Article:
And I certainly don't understand why this problematic aspect of the video has not been universally highlighted by commentators along with its many strengths. Is it that we, as a society, are as blind to racial injustices as men, generally, are to street harassment?

Sadly, I think we are.

Wednesday
Jun112014

UN Expected to Consider New Resolution on Discrimination Against LGBTI Persons

@RHRealityCheck

On June 10, the UN Human Rights Council started a three-week session, where—rumor has it—a new resolution addressing discrimination based on sexual orientation and gender identity might be discussed.

Here’s how that development is simultaneously timely and late.

On June 5, the General Assembly of the Organization of American States adopted a resolution condemning violence and discrimination against lesbian, gay, bisexual, trans, and intersex persons.

That resolution is one of several recent international developments to codify the notion that all human beings have equal rights, regardless of our sexual orientation, gender identity, intersex status, or any other qualifier. In late May, the African Commission on Human and Peoples’ Rights passed a resolution, condemning violence based on sexual orientation and gender identity. Also late May this year, seven United Nations agencies issued a joint statement in support of transgender and intersex people’s right not to be forced to be sterilized, a sentiment the Parliamentary Assembly of the Council of Europe had discussed a couple of years earlier. Last year, the United Nations’ two regional economic commissions for Asia and the Pacific and for Latin America and the Caribbean, respectively, expressed the need to address the exclusion and rights of people of diverse sexualities in order to achieve development.

Of course, the Universal Declaration of Human Rights declared all “men” equal in dignity and rights already in 1948. Setting the gendered aspect of this wording aside, it is clear also that, more than five decades later, not all human beings in practice enjoy equal rights. Exclusion is multilayered and complex, but it is fair to say that discrimination based on sexual orientation, gender identity/expression, and intersex status is rife most everywhere.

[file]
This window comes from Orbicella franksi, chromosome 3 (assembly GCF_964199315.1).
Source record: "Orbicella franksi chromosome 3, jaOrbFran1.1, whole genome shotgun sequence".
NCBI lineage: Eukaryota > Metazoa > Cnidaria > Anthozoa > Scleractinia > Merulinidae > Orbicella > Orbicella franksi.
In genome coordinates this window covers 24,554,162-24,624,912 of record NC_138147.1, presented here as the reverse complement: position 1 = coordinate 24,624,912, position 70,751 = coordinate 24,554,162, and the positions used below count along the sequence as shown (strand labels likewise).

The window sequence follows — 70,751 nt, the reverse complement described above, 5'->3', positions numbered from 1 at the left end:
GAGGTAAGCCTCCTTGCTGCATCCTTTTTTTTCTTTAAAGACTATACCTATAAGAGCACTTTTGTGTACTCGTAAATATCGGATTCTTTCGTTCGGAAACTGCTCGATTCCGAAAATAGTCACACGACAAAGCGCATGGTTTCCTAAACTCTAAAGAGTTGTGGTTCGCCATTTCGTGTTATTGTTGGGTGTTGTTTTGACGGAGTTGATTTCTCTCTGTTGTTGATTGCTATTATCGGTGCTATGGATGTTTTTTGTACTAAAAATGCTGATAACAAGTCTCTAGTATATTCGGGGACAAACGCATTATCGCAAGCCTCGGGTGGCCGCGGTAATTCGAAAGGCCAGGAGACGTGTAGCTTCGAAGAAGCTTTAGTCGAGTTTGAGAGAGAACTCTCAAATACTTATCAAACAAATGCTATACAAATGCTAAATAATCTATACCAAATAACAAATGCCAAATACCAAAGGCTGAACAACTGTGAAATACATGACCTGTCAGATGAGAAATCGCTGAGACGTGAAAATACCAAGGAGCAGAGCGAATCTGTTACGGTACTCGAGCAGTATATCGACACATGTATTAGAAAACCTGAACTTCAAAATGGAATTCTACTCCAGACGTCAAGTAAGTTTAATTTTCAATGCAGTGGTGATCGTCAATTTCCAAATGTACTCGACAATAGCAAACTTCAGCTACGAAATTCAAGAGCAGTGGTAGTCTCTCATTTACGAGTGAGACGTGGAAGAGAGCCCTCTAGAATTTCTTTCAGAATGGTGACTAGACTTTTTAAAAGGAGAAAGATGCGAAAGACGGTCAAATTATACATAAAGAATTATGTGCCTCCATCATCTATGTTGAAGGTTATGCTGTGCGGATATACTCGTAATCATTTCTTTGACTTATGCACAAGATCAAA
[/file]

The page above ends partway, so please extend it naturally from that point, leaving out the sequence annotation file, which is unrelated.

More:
For starters, there are the more than 76 countries, often cited, that criminalize adult same-sex sexual conduct in some shape or form. While it usually is a specific sexual conduct that is criminalized on paper—such as, for example, sodomy or anal sex—the effect is to punish gender expression and perceived sexual orientation more broadly.

State-sponsored discrimination targeting lesbian, gay, bisexual, trans, or intersex persons also takes other forms, many of them as punitive as if sexual orientation or gender identity had been criminalized directly. For example, Russia does not criminalize same-sex conduct itself, but a law outlawing “gay propaganda,” which was signed into effect in June 2013, has contributed to a situation where violence against those who are known or appear to be gay or lesbian is quite normalized.

And even broader than that, states’ failure to deal with higher drop-out rates for LGBTI youth, employment discrimination, and lack of access to housing, leads lesbian, gay, bisexual, trans, and intersex people predictably to be overrepresented among the poor, the homeless, or the otherwise marginalized. Recently, a ruling from Peru’s Constitutional Court condemned a trans woman to a life in perpetual fear, by noting that while she was free to enter her female first name on her official identification card, her papers would continue to identify her as “male.” Anyone reading statistics on violence against trans persons will know that constantly having to “out” oneself as trans, regardless of context, is not a good way to stay safe.

This is why all eyes should be on the UN Human Rights Council this week. The council adopted its first resolution on sexual orientation and gender identity in July 2011, in which it commissioned a study on the effects of discrimination and promised to stay engaged on the issue. Now, three years later, information has been gathered, and several inter-governmental bodies, including most recently the General Assembly of the Organization of American States, have declared themselves in favor of equality and rights.